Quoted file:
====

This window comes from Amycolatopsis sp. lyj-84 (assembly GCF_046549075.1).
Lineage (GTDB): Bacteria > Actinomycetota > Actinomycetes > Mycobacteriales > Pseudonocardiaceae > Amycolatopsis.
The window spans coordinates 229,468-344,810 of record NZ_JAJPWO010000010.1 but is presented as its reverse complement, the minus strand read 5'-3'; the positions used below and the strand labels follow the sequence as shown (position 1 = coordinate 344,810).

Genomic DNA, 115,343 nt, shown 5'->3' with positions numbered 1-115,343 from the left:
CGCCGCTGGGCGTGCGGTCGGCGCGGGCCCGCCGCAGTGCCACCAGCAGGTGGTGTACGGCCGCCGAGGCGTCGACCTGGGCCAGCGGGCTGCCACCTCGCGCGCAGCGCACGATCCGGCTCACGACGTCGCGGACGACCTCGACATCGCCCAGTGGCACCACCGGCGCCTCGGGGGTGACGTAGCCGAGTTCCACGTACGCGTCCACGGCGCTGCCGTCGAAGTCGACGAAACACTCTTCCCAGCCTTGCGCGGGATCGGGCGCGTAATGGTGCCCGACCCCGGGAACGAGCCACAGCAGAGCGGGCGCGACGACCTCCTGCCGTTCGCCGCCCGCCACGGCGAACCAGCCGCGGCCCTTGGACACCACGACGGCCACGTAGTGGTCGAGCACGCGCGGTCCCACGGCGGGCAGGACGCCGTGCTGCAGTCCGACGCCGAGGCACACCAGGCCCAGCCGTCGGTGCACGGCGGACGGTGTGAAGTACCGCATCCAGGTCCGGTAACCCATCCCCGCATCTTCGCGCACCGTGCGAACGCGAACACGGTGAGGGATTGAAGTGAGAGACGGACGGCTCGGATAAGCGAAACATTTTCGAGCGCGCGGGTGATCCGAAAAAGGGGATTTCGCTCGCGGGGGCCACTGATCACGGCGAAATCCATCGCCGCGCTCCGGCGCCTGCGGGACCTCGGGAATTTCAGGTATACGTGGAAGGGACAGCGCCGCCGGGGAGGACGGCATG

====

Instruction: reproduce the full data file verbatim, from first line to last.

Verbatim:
This window comes from Amycolatopsis sp. lyj-84 (assembly GCF_046549075.1).
Lineage (GTDB): Bacteria > Actinomycetota > Actinomycetes > Mycobacteriales > Pseudonocardiaceae > Amycolatopsis.
The window spans coordinates 229,468-344,810 of record NZ_JAJPWO010000010.1 but is presented as its reverse complement, the minus strand read 5'-3'; the positions used below and the strand labels follow the sequence as shown (position 1 = coordinate 344,810).

Genomic DNA, 115,343 nt, shown 5'->3' with positions numbered 1-115,343 from the left:
CGCCGCTGGGCGTGCGGTCGGCGCGGGCCCGCCGCAGTGCCACCAGCAGGTGGTGTACGGCCGCCGAGGCGTCGACCTGGGCCAGCGGGCTGCCACCTCGCGCGCAGCGCACGATCCGGCTCACGACGTCGCGGACGACCTCGACATCGCCCAGTGGCACCACCGGCGCCTCGGGGGTGACGTAGCCGAGTTCCACGTACGCGTCCACGGCGCTGCCGTCGAAGTCGACGAAACACTCTTCCCAGCCTTGCGCGGGATCGGGCGCGTAATGGTGCCCGACCCCGGGAACGAGCCACAGCAGAGCGGGCGCGACGACCTCCTGCCGTTCGCCGCCCGCCACGGCGAACCAGCCGCGGCCCTTGGACACCACGACGGCCACGTAGTGGTCGAGCACGCGCGGTCCCACGGCGGGCAGGACGCCGTGCTGCAGTCCGACGCCGAGGCACACCAGGCCCAGCCGTCGGTGCACGGCGGACGGTGTGAAGTACCGCATCCAGGTCCGGTAACCCATCCCCGCATCTTCGCGCACCGTGCGAACGCGAACACGGTGAGGGATTGAAGTGAGAGACGGACGGCTCGGATAAGCGAAACATTTTCGAGCGCGCGGGTGATCCGAAAAAGGGGATTTCGCTCGCGGGGGCCACTGATCACGGCGAAATCCATCGCCGCGCTCCGGCGCCTGCGGGACCTCGGGAATTTCAGGTATACGTGGAAGGGACAGCGCCGCCGGGGAGGACGGCATG